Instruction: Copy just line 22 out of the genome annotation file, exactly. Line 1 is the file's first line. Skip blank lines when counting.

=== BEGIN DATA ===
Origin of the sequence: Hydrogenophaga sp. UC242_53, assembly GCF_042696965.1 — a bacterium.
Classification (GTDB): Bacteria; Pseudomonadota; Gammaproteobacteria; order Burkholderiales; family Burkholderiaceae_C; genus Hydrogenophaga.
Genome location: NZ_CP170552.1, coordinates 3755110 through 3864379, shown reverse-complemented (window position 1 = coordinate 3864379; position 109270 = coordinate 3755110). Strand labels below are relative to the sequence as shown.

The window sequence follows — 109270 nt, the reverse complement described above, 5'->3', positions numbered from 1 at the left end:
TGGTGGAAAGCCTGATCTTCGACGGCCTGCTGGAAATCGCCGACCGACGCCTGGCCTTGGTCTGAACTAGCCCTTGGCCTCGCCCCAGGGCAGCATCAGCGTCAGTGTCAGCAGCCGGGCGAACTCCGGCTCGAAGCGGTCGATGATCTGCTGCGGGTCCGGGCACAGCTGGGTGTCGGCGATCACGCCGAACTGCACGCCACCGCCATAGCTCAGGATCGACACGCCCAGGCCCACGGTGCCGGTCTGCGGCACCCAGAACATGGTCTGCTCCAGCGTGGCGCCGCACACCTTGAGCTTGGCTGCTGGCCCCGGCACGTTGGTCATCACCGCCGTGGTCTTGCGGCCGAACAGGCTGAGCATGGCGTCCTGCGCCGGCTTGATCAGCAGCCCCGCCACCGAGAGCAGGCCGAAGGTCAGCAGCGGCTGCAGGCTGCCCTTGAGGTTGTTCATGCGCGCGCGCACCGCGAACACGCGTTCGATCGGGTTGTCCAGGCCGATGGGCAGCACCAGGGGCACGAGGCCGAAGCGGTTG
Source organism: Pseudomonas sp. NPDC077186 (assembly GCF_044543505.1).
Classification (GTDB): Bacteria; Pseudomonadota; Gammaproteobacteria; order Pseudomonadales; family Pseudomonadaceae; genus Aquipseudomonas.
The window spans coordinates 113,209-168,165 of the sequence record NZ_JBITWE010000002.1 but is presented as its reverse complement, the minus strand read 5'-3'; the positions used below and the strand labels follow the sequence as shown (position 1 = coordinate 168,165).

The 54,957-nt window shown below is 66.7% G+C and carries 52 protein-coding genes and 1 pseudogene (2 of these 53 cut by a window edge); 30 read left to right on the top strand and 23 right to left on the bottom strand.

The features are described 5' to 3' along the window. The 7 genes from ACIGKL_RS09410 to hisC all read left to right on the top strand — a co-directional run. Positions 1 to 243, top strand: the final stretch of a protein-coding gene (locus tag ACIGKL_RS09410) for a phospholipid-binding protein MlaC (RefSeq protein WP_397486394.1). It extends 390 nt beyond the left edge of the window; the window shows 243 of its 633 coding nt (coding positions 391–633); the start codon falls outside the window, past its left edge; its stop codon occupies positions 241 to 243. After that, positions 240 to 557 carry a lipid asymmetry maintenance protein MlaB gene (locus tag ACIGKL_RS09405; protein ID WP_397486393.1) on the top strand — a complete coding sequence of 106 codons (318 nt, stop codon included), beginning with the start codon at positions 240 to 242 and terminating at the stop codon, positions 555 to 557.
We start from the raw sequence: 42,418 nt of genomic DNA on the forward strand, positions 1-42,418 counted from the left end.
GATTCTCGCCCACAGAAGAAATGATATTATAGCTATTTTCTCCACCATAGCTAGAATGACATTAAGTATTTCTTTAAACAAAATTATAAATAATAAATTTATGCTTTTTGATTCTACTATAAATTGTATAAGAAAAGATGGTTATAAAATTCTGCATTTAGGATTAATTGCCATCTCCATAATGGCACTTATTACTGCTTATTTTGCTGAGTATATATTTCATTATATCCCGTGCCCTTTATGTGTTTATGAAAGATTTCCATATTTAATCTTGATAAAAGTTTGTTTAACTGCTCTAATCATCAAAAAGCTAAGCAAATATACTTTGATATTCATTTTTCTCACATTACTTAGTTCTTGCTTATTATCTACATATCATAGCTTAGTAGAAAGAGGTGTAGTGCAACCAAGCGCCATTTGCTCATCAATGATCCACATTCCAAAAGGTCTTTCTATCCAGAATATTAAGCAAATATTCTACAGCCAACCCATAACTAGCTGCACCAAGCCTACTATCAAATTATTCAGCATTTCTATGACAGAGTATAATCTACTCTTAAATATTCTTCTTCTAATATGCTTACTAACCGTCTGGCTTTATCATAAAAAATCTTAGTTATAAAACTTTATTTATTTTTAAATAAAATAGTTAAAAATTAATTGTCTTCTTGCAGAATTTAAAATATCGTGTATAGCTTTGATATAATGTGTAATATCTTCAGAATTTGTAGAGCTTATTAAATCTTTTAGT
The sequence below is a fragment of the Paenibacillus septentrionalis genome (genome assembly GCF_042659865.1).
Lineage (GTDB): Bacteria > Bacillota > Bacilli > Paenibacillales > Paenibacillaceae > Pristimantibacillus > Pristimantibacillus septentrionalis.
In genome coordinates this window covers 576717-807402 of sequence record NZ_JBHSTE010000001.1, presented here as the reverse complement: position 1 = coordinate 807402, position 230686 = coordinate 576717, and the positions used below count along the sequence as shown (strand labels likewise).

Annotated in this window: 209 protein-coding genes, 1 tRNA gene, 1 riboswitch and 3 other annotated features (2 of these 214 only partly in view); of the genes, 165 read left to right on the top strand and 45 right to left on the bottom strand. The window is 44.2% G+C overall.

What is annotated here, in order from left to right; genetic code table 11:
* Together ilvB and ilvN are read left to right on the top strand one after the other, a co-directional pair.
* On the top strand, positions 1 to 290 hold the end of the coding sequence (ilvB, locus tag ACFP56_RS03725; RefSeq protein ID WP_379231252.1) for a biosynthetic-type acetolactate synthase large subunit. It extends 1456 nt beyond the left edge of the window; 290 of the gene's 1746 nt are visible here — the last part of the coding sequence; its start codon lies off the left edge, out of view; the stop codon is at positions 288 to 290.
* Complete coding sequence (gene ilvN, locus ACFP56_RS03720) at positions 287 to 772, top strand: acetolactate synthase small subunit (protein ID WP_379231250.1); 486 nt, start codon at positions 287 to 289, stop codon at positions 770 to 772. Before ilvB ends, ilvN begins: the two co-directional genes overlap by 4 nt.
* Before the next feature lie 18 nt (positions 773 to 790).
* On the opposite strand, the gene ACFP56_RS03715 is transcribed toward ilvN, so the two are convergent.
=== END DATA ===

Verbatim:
* On the opposite strand, the gene ACFP56_RS03715 is transcribed toward ilvN, so the two are convergent.